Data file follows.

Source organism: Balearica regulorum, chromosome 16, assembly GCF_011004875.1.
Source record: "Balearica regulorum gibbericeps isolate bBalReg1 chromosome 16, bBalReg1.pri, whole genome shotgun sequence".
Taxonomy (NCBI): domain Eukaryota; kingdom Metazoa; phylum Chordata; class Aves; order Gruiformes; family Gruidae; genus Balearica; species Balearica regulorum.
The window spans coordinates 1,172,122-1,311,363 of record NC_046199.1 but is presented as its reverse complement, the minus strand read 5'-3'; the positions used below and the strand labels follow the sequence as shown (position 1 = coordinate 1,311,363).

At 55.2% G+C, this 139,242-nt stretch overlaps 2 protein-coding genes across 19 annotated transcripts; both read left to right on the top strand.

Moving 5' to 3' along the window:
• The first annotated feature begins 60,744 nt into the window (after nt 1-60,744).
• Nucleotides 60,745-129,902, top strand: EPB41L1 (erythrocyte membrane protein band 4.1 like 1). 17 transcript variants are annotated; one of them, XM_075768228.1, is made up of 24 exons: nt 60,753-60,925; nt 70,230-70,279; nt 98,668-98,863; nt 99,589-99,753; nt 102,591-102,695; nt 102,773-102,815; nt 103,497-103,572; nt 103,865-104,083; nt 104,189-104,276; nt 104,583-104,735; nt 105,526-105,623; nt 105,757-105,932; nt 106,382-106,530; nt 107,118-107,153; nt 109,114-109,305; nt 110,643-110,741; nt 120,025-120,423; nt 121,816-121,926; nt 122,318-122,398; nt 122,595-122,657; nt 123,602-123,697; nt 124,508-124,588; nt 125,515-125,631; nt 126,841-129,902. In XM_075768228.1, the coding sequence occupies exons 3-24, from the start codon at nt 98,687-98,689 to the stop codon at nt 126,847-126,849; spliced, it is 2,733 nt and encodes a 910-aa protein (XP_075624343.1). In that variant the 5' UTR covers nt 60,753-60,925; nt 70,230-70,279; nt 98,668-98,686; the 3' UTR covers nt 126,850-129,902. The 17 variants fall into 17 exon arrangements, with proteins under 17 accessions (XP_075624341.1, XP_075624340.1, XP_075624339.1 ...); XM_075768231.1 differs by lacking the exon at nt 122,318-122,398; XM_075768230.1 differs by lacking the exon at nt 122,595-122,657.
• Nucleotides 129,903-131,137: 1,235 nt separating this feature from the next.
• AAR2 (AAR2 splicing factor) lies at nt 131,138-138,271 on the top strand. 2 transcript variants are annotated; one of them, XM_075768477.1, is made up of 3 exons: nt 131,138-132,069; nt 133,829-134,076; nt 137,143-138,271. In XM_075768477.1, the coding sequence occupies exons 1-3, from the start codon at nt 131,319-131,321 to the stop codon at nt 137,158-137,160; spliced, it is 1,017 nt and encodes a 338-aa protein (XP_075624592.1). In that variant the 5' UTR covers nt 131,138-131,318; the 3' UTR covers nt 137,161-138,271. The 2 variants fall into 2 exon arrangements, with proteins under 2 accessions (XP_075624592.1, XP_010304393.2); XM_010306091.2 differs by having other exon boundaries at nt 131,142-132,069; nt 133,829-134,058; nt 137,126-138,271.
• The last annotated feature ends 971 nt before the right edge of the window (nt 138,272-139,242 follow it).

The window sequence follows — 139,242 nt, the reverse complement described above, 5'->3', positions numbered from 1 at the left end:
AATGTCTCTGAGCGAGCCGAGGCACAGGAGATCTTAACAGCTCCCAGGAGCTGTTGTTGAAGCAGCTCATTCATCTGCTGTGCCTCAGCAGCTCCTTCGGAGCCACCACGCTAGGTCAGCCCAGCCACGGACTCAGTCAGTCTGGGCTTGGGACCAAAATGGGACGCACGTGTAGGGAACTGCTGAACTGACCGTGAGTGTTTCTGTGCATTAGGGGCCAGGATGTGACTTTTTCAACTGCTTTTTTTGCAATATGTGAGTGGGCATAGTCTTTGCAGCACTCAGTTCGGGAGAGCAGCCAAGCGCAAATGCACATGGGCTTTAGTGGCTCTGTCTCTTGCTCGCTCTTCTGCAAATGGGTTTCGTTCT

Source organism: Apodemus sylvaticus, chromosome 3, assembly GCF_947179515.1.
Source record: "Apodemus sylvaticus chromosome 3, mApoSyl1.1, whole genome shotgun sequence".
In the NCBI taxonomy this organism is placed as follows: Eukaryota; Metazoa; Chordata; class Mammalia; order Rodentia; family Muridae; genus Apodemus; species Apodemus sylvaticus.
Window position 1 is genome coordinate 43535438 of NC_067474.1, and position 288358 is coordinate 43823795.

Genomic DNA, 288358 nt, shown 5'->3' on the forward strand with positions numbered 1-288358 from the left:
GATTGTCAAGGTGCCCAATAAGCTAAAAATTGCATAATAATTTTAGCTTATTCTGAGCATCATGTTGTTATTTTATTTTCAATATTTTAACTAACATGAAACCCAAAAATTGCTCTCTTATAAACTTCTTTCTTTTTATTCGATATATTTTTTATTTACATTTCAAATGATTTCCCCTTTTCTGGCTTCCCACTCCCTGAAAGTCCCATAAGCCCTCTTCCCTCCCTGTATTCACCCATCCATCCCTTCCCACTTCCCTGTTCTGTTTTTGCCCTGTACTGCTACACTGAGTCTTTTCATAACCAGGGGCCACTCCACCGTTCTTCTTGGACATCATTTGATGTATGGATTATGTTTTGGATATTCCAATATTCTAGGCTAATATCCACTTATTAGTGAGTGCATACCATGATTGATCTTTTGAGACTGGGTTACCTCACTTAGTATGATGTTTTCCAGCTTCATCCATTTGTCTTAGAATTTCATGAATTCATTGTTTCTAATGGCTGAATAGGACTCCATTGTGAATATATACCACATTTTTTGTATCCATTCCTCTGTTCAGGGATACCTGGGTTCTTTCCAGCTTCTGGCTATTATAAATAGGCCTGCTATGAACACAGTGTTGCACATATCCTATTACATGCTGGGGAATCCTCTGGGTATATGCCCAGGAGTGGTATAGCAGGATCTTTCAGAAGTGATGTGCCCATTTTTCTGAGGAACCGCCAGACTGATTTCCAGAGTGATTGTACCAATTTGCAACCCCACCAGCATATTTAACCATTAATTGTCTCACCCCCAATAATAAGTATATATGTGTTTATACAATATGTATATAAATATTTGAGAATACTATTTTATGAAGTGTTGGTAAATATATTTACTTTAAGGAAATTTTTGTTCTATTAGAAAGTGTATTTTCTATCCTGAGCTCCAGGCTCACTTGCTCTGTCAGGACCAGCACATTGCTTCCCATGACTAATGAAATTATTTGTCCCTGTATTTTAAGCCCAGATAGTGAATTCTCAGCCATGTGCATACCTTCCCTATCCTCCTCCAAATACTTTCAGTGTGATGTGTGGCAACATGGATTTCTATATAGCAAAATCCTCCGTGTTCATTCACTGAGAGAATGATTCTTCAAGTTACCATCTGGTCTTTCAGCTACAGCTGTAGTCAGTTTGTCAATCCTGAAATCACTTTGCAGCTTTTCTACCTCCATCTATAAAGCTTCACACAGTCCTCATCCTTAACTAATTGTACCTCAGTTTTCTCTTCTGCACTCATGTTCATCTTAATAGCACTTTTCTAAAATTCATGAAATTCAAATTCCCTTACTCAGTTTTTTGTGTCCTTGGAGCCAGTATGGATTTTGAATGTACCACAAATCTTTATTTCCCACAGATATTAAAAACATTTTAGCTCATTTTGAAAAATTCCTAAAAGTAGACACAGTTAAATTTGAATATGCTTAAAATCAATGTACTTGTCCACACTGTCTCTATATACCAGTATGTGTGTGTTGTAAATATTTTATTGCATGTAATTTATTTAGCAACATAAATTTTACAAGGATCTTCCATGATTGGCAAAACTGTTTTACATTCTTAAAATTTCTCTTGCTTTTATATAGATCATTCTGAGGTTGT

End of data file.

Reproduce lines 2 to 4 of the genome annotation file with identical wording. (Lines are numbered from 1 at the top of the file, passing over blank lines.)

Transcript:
Source record: "Balearica regulorum gibbericeps isolate bBalReg1 chromosome 16, bBalReg1.pri, whole genome shotgun sequence".
Taxonomy (NCBI): domain Eukaryota; kingdom Metazoa; phylum Chordata; class Aves; order Gruiformes; family Gruidae; genus Balearica; species Balearica regulorum.
The window spans coordinates 1,172,122-1,311,363 of record NC_046199.1 but is presented as its reverse complement, the minus strand read 5'-3'; the positions used below and the strand labels follow the sequence as shown (position 1 = coordinate 1,311,363).